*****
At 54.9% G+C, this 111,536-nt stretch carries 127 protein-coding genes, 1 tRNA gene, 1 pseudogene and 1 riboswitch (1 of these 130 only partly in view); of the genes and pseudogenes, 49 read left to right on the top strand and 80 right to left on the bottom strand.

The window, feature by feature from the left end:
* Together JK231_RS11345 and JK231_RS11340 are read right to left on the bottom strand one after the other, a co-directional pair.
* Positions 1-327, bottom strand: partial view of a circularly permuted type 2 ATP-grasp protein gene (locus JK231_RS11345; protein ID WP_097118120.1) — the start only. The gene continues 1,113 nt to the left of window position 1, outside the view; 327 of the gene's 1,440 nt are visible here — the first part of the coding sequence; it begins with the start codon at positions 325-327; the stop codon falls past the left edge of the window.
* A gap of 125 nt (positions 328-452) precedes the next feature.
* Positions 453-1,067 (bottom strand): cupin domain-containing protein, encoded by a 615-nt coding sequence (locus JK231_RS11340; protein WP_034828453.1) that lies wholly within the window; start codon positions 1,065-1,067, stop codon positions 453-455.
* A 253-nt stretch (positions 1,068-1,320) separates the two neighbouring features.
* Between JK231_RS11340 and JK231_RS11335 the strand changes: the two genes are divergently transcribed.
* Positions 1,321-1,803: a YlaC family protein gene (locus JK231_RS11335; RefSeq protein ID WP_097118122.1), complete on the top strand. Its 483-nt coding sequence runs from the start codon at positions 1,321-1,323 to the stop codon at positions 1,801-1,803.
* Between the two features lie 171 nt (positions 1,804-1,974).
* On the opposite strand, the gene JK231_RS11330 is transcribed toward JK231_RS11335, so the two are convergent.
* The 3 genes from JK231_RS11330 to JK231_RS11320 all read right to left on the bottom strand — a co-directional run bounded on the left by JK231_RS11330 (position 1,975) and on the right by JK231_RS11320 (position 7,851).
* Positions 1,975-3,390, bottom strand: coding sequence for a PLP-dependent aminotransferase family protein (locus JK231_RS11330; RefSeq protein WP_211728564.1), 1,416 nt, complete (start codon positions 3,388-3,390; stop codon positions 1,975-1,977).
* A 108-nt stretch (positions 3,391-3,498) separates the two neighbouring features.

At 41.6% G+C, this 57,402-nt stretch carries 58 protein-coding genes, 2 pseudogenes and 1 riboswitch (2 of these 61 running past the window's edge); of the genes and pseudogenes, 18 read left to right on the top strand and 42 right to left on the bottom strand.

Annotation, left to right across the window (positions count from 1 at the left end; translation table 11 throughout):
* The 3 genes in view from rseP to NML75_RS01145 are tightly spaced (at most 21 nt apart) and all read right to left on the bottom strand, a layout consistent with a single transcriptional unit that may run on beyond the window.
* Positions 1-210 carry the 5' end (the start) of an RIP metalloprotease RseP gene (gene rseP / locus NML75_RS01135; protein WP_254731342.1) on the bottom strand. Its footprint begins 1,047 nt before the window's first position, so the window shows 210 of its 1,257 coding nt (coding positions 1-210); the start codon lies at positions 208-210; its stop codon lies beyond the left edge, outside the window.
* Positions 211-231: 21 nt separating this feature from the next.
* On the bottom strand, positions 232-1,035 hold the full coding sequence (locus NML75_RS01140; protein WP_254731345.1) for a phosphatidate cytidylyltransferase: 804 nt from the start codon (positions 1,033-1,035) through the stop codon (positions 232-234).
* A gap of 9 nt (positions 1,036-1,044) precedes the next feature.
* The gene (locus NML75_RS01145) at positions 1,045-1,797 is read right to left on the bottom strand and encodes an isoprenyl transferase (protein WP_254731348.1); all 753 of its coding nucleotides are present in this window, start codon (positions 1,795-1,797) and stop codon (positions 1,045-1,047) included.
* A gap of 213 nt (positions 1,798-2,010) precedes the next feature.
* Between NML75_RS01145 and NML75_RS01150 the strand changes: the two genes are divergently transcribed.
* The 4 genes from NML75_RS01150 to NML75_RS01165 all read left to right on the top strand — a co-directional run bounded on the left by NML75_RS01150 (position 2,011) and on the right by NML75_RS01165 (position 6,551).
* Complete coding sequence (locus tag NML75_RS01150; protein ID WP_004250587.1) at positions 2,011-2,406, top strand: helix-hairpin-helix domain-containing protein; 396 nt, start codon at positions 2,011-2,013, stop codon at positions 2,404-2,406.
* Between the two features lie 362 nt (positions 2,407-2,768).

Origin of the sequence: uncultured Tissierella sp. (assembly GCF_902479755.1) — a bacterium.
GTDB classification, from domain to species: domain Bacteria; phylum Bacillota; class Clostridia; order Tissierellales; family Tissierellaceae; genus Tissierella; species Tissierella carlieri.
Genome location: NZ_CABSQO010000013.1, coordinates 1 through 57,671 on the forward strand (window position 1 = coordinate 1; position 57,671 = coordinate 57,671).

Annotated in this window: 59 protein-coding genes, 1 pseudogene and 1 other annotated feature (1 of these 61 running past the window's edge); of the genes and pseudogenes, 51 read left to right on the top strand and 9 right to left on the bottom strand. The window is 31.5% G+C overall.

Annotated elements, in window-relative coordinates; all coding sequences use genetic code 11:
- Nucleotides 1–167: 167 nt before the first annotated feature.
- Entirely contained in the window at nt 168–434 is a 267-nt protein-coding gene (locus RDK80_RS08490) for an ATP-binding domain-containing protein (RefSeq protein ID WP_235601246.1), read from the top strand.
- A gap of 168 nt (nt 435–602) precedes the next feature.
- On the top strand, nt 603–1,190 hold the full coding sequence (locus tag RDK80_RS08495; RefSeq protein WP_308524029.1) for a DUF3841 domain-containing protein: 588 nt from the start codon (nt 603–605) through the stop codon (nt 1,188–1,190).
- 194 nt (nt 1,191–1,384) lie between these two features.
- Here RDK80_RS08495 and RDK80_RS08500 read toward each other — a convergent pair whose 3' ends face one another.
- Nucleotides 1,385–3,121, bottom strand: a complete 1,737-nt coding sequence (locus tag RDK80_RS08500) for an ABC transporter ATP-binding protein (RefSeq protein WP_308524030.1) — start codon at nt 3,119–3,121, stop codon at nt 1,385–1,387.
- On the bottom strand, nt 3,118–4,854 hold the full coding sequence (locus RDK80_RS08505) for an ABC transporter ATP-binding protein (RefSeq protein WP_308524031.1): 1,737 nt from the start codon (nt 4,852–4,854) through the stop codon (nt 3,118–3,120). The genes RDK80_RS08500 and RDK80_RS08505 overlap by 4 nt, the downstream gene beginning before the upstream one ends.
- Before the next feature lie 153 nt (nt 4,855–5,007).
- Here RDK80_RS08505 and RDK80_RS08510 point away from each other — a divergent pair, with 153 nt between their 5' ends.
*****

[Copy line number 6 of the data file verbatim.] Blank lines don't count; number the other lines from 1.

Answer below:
* Positions 453-1,067 (bottom strand): cupin domain-containing protein, encoded by a 615-nt coding sequence (locus JK231_RS11340; protein WP_034828453.1) that lies wholly within the window; start codon positions 1,065-1,067, stop codon positions 453-455.